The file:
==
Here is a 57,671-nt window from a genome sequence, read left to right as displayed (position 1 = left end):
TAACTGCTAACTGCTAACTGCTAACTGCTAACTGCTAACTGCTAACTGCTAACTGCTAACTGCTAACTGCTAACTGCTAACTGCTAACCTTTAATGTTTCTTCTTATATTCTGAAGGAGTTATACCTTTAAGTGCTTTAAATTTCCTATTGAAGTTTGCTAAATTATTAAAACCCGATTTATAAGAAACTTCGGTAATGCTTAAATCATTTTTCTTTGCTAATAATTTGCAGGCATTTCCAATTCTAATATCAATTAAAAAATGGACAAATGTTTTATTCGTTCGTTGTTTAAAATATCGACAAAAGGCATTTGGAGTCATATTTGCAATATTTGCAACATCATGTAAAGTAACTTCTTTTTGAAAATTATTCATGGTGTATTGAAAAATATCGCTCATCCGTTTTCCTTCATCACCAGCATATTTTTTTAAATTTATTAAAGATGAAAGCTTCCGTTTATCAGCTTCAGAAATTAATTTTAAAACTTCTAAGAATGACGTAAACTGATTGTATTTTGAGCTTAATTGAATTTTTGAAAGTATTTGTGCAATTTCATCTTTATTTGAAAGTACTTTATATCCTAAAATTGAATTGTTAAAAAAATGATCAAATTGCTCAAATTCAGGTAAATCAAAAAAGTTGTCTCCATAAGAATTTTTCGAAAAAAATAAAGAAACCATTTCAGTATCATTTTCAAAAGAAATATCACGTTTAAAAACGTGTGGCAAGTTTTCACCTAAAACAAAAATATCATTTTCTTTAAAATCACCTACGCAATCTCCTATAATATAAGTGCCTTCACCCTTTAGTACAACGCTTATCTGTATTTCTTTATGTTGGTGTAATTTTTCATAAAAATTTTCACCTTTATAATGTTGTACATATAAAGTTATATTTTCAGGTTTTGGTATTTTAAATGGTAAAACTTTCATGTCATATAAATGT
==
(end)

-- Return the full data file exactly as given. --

Here is a 57,671-nt window from a genome sequence, read left to right as displayed (position 1 = left end):
TAACTGCTAACTGCTAACTGCTAACTGCTAACTGCTAACTGCTAACTGCTAACTGCTAACTGCTAACTGCTAACTGCTAACTGCTAACCTTTAATGTTTCTTCTTATATTCTGAAGGAGTTATACCTTTAAGTGCTTTAAATTTCCTATTGAAGTTTGCTAAATTATTAAAACCCGATTTATAAGAAACTTCGGTAATGCTTAAATCATTTTTCTTTGCTAATAATTTGCAGGCATTTCCAATTCTAATATCAATTAAAAAATGGACAAATGTTTTATTCGTTCGTTGTTTAAAATATCGACAAAAGGCATTTGGAGTCATATTTGCAATATTTGCAACATCATGTAAAGTAACTTCTTTTTGAAAATTATTCATGGTGTATTGAAAAATATCGCTCATCCGTTTTCCTTCATCACCAGCATATTTTTTTAAATTTATTAAAGATGAAAGCTTCCGTTTATCAGCTTCAGAAATTAATTTTAAAACTTCTAAGAATGACGTAAACTGATTGTATTTTGAGCTTAATTGAATTTTTGAAAGTATTTGTGCAATTTCATCTTTATTTGAAAGTACTTTATATCCTAAAATTGAATTGTTAAAAAAATGATCAAATTGCTCAAATTCAGGTAAATCAAAAAAGTTGTCTCCATAAGAATTTTTCGAAAAAAATAAAGAAACCATTTCAGTATCATTTTCAAAAGAAATATCACGTTTAAAAACGTGTGGCAAGTTTTCACCTAAAACAAAAATATCATTTTCTTTAAAATCACCTACGCAATCTCCTATAATATAAGTGCCTTCACCCTTTAGTACAACGCTTATCTGTATTTCTTTATGTTGGTGTAATTTTTCATAAAAATTTTCACCTTTATAATGTTGTACATATAAAGTTATATTTTCAGGTTTTGGTATTTTAAATGGTAAAACTTTCATGTCATATAAATGT